Treatment for recurrence

Treatment for recurrence of prostate tumour after irradiation using IRE and HIFU

Radiation therapy is a guideline-compliant and commonly used first-line treatment for prostate cancer. However, similar to other procedures, in 15–20% of cases, cancer may recur within the first few years.
It is usually detected by a PSA rise and a biopsy, and possibly also by an MRI scan or a PSMA-PET scan. PSMA stands for "prostate-specific membrane antigen" and PET for "positron emission tomography".
Since complete removal of the prostate after radiation is difficult and often results in serious complications and a second radiation treatment is generally not possible in such cases, patients are often left with hormone treatment, which has many side effects, in order to at least slowdown tumour growth. As a rule, the effectiveness of hormone treatment diminishes after two to three years, so that at best even more side-effect-laden chemotherapy can then prevent anything worse, at least temporarily.
The Heidelberg Clinic for Prostate Therapy has been successfully using the HIFU procedure for these cases for years. It is one of the few centres that has mastered and regularly uses this procedure, which is now established in the guidelines for such cases. After precise localization diagnostics and histopathological confirmation, the recurrent tumour tissue can be destroyed with pinpoint accuracy, without any further side effects for the patient. Subsequent hormone therapy can be dispensed with in the vast majority of cases.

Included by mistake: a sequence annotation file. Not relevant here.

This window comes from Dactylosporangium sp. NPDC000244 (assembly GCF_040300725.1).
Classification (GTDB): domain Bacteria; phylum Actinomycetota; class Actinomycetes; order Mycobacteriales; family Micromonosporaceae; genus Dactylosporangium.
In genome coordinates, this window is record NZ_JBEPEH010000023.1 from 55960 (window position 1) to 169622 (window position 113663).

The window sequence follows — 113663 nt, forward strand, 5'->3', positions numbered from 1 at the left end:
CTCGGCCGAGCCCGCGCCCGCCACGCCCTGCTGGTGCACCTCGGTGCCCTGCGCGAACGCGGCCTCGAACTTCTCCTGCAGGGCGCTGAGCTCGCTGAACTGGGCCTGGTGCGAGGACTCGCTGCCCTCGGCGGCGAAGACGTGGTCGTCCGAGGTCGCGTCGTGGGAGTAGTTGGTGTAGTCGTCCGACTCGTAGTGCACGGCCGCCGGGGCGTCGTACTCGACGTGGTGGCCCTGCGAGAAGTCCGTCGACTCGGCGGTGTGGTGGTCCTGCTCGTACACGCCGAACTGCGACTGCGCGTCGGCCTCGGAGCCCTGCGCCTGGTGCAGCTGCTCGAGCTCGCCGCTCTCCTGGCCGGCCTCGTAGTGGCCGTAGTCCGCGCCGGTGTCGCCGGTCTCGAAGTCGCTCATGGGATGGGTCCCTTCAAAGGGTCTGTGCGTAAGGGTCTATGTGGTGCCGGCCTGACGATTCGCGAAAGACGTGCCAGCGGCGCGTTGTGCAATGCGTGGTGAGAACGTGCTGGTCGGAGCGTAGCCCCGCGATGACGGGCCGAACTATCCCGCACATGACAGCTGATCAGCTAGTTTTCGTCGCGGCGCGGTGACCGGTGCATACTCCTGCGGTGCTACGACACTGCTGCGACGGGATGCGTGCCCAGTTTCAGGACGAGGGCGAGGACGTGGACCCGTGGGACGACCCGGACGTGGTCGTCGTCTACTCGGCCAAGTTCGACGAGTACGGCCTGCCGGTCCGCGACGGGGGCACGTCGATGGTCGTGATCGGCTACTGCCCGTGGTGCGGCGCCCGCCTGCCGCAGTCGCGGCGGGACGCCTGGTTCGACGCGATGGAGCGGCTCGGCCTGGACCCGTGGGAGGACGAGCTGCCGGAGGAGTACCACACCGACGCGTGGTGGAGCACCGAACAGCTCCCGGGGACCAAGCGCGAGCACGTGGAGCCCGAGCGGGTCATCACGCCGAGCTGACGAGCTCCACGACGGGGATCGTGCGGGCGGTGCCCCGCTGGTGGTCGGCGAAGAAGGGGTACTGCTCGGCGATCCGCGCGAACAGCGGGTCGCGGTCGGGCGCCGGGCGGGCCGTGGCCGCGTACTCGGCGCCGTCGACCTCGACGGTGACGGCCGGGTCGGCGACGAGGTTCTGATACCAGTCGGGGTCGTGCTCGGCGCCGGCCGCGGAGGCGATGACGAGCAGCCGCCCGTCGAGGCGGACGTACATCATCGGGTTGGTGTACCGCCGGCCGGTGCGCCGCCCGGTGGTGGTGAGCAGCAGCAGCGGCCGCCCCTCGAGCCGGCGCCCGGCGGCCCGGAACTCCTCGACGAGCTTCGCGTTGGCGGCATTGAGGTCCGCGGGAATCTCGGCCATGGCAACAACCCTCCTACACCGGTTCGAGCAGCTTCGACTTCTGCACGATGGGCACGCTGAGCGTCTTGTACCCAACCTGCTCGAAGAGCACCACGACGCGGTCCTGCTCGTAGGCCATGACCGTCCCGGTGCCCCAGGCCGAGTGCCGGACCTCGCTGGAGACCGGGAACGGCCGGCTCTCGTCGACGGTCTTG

The situation of a recurrence after brachytherapy is even more problematic. In brachytherapy, radioactive particles remain in the prostate. These represent a contraindication to HIFU therapy. In these cases, IRE treatment can be used to destroy these tumours safely and with few side effects.

When combined with an ultrasound image of the prostate, biopsies can be planned very precisely; the red dots mark the biopsies performed.
The schematic shows the insertion of three IRE probes arranged around the tumour. The number of probes depends on the size and location of the tumour.
Image: Prostate Therapy Clinic / AngioDynamics.
During HIFU treatment, the transducer emits a highly focused, intense application of ultrasound.
Photo: Clinic for Prostate Therapy / M. Boeckh